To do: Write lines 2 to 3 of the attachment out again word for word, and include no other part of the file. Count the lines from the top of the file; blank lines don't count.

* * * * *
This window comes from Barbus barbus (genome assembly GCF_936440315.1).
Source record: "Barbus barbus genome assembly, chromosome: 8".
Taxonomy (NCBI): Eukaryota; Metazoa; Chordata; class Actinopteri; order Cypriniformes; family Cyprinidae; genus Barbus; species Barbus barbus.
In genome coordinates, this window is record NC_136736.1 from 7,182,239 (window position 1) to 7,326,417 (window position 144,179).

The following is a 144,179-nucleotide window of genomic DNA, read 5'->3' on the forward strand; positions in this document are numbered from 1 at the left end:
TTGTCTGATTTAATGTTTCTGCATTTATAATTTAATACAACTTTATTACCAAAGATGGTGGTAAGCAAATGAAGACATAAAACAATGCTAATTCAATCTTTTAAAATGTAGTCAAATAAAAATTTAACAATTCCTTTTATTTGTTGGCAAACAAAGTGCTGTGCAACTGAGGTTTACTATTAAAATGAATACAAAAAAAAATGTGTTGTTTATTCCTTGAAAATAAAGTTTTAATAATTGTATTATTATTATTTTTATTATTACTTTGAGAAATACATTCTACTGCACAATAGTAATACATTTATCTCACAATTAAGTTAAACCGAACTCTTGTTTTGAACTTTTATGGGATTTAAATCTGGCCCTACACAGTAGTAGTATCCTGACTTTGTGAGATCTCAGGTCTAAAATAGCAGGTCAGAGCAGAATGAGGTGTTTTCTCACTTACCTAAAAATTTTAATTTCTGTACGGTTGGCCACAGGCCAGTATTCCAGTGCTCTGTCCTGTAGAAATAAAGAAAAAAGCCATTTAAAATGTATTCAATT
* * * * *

Source record: "Barbus barbus genome assembly, chromosome: 8".
Taxonomy (NCBI): Eukaryota; Metazoa; Chordata; class Actinopteri; order Cypriniformes; family Cyprinidae; genus Barbus; species Barbus barbus.